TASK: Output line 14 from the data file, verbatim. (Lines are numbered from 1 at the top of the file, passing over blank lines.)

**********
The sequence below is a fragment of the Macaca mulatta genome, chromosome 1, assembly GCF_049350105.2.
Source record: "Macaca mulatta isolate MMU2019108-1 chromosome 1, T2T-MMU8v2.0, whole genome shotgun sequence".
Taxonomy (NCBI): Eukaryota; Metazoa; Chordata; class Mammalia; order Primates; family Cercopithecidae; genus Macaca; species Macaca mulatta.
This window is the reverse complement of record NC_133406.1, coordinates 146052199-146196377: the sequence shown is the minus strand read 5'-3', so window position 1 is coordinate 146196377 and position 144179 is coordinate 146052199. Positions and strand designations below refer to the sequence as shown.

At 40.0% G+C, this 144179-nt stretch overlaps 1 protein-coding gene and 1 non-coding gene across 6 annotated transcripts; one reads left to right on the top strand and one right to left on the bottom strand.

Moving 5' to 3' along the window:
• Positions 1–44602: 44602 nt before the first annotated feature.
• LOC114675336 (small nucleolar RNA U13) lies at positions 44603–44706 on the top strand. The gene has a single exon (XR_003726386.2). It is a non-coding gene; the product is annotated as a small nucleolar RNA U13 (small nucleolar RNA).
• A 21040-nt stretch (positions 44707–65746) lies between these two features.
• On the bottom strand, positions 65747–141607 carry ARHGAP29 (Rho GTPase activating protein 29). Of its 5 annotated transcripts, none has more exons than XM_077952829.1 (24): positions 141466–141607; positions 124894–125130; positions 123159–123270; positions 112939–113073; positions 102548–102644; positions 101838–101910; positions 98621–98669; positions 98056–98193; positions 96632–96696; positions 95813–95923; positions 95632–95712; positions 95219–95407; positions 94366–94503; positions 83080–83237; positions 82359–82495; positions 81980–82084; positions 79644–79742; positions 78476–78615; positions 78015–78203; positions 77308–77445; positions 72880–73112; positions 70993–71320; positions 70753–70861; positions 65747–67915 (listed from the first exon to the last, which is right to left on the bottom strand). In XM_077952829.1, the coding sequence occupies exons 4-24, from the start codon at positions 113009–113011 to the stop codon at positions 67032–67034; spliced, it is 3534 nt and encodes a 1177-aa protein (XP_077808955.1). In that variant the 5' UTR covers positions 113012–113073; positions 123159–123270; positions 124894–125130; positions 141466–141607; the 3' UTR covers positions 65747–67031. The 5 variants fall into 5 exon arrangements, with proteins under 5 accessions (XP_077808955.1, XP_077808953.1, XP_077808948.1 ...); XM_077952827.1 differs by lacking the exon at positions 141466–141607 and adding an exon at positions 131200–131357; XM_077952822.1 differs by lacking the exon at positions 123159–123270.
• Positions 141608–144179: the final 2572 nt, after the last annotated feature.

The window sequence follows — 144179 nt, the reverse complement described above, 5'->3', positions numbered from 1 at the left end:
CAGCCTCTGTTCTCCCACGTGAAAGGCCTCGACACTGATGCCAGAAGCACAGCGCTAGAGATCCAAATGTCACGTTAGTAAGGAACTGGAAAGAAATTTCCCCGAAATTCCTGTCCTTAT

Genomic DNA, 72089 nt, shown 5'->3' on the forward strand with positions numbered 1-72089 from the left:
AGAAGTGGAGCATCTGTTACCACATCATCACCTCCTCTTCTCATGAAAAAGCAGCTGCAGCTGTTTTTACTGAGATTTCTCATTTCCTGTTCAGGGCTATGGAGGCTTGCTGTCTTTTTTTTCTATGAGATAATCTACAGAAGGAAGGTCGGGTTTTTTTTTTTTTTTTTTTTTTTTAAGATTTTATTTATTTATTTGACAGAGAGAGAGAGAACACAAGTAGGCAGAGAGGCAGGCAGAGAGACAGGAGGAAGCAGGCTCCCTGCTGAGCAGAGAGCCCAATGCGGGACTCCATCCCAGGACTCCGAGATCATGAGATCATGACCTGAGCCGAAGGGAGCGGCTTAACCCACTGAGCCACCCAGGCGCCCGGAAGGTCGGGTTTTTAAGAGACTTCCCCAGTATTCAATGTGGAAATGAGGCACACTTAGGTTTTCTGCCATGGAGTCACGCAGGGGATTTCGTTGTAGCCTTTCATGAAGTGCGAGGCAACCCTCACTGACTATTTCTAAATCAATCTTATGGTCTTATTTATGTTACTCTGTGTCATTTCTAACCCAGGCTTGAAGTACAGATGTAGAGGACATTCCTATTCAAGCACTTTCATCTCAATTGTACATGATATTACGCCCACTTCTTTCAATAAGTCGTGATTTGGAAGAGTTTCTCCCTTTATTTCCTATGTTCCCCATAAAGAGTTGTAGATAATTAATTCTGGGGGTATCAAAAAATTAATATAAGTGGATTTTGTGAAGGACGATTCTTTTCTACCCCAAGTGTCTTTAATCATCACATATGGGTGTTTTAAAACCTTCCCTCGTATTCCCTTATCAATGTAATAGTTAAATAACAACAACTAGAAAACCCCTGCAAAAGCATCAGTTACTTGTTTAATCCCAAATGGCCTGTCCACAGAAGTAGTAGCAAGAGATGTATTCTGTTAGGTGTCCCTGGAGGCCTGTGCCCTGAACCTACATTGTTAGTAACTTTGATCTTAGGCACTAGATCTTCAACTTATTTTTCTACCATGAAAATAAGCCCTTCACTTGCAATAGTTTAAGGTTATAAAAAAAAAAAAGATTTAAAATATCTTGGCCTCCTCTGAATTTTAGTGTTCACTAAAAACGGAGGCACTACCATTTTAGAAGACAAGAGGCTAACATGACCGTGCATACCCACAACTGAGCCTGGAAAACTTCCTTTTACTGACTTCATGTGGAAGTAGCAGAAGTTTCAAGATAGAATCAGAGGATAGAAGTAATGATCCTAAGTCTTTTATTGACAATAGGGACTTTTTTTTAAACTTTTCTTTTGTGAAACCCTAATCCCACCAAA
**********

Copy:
Genomic DNA, 72089 nt, shown 5'->3' on the forward strand with positions numbered 1-72089 from the left: